It is important that you understand the difference in time zones quite clearly. Be sure that you have your developer's respective working hours figured and have communicated yours to them as well.

This allows you to keep appropriate expectations of when you’ll be receiving updates and when you’ll have to respond to them. Jonathan highlights:

When working across time zones, it is important to be as detailed as possible with your communication because there is going to be a large chunk of time between communications, you can't simply waste time clarifying things.

If you miss doing so, there's going to be an enormous communication gap in certain situations along with expectations not being properly set up and managed. It is better to be as descriptive in the problems that you're having or the feature you want to build as possible, rather than wasting time with unclear requests or feedback that might be misunderstood.

2. Be considerate when planning meetings

Meeting, meeting, meeting

This is another vital aspect to consider when working with someone outside your time zone. Each individual is different in terms of their brain working capacities. There are certain individuals who are up and active at 7 am, while there are people who might wake up at 9 am but only feel fit to work only after noon.

Although this might not be the most common behavior, it is important for you to be aware of and consider it in your communication flow. Jonathan summarizes:

When you're booking meetings or calls with your developer, plan a meeting at a time that doesn't just fit your schedule, but also fits both your productivity level.

Either a developer who is tired after a long day at work or yourself won't be much help and, as a result, your project will suffer.

3. Have the term "End of the day" clearly defined


"End of the day" is a term that needs a proper definition for both sides because it will determine and clear a lot of expectations that exist among you and an outsourced developer. The term "end of the day" might be different for each individual, for instance, a developer might refer to end of the day when they go to sleep because they like to take work home and sort major problems that might occur from there.

This doesn't necessarily mean that they'll always be available and here an effective communication becomes a necessity from both sides. Jonathan points out:

In an outsourced environment, specifically for a freelance developer, "End of the day" is a variable thing. It doesn't always mean a specific time. That's why you need to define and agree on it up front.

4. Discuss project updates, feedback, responses up front with the developer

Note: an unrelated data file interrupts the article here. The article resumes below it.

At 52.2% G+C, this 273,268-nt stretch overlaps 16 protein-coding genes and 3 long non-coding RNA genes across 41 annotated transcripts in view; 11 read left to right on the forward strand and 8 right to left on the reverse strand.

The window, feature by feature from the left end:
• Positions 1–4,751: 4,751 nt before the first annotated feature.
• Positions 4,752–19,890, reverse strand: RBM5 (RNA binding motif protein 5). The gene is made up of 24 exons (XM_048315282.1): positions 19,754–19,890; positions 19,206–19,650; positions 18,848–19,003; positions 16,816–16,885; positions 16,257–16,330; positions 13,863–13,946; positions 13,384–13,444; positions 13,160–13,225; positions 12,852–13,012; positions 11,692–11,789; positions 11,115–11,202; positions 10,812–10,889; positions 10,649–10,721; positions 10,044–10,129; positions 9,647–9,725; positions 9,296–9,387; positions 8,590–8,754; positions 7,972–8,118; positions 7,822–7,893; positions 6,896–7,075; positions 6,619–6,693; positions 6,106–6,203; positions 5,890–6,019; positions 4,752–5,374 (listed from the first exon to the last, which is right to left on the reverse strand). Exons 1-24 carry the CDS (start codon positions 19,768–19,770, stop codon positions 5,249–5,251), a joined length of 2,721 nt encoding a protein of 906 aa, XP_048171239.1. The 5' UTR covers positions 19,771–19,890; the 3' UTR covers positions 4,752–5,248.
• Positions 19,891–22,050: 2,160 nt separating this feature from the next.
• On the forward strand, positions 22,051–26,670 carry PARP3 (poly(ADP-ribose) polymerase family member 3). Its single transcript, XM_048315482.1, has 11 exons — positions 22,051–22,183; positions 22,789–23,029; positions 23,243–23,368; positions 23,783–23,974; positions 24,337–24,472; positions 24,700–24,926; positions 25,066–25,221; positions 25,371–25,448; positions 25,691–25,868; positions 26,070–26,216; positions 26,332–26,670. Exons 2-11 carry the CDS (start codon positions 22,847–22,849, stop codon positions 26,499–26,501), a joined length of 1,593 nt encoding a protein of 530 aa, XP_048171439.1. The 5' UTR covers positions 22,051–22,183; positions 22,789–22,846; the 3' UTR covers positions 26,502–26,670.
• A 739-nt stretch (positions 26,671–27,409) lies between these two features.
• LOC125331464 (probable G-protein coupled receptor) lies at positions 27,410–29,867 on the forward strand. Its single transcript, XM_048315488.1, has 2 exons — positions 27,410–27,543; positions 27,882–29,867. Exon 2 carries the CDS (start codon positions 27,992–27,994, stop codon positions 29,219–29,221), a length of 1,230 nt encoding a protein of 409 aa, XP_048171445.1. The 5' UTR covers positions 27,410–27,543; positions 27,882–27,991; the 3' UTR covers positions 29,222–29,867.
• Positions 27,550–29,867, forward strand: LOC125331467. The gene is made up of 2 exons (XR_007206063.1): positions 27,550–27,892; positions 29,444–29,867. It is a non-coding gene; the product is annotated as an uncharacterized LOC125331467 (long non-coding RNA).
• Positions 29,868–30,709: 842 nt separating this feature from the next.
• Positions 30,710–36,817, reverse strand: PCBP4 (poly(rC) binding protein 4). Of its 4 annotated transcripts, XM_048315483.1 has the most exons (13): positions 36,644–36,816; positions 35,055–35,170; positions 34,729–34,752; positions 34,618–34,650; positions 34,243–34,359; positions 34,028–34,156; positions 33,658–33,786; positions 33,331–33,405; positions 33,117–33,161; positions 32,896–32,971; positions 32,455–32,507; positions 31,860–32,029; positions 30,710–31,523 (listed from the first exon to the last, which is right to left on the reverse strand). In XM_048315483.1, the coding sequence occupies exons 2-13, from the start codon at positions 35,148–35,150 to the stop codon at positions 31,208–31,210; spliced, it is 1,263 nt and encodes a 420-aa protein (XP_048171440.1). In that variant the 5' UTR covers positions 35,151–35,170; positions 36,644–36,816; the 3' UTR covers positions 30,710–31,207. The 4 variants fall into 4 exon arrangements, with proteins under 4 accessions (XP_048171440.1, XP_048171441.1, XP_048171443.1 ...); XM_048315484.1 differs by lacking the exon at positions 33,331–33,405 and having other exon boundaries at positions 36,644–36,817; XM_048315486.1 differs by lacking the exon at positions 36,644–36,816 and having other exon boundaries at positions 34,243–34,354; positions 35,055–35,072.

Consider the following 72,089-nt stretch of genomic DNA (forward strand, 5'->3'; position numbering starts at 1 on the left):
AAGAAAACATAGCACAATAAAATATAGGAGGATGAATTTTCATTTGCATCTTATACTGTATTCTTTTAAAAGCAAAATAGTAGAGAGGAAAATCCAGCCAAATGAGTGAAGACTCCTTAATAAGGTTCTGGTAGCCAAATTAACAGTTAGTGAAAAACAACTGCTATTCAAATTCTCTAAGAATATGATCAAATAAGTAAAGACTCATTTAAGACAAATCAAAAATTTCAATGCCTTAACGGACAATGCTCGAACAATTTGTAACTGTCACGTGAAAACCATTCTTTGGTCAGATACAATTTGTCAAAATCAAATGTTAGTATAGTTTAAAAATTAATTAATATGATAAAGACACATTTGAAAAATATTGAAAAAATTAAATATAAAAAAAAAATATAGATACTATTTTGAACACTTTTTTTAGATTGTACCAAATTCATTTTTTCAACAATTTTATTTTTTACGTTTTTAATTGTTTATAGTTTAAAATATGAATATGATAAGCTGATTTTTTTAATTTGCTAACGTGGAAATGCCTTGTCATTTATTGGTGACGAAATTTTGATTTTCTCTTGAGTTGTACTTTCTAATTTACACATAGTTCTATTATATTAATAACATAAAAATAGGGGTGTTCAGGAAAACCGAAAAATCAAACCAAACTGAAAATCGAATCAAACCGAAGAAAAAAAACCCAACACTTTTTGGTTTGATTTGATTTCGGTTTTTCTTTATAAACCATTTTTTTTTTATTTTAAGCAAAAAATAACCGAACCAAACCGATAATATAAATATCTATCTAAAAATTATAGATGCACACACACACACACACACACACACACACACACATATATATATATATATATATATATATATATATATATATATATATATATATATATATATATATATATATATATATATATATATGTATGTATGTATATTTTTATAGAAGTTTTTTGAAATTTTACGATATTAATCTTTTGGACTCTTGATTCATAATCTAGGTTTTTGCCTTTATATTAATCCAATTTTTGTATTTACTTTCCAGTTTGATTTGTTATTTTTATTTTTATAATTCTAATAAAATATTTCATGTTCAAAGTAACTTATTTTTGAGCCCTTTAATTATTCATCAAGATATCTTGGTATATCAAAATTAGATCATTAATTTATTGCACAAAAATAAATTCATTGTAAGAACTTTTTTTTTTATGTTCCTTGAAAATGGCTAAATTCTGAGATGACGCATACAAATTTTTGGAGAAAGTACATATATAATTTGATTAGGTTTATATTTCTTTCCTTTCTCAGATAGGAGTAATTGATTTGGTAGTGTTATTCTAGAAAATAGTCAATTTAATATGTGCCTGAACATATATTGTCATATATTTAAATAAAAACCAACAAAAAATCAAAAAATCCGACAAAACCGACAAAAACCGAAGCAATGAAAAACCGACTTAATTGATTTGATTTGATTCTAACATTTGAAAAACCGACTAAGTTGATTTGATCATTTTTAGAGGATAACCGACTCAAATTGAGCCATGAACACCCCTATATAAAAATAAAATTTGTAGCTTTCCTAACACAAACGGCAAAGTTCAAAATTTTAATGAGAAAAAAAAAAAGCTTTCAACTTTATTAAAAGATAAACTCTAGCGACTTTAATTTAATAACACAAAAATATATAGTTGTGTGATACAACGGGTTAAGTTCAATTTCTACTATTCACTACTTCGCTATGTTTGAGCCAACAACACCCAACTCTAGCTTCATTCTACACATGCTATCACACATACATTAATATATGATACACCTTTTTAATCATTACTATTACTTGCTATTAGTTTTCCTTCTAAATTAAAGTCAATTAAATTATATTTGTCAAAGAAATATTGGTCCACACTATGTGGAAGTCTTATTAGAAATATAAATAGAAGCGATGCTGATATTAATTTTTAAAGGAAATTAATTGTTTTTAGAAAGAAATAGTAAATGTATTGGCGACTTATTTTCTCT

No matter what aspects and considerations are discussed, it all gravitates around defining and agreeing on a common communication and updates flow with your developer. Some examples are:

  • How frequently do you need project updates? Daily, hourly, weekly...
  • How can you reach out to the developer if an emergency occurs? Here you'll also need to define what an emergency is
  • How long should you wait before sending another request to the developer?
  • When will your developer be online? How does that relate to your workday?
  • (more...)

It is important that you ask the developer and clearly define what type of conversation you’re having with them and how quickly you expect them to respond. Similarly, you need to ask them what work they’re performing and what their availability is and how conveniently they might be able to send messages back to you.

Defining the parameters of communication and clearly sharing what your expectations are across time zones is crucial.

Wrapping up

Working effectively with outsourced developers who are situated in different time zones can be somewhat of a hassle depending on the respective time zone that they're in and your work schedule.

For urgent projects, your first choice should be better to hire someone in your same time zone to take advantage of a greater time span in which you and the developer are both working.

Nevertheless, working with freelance developers isn't a matter of where they're located, rather how a good fit they are for your project. By getting used to these fundamentals concepts, you'll start taking advantage of this efficient working paradigm, the only one empowered with an around-the-clock focus on what you care most about: your project outcomes.

This blog post features Jonathan Bossenger, a freelance web consultant, developer, writer and podcaster. He is a big supporter of open source software due to its ability to change the world around it. For the past 13 years, he has gathered expertise in all facets of the software development lifecycle, from devops to project management, and everything in between.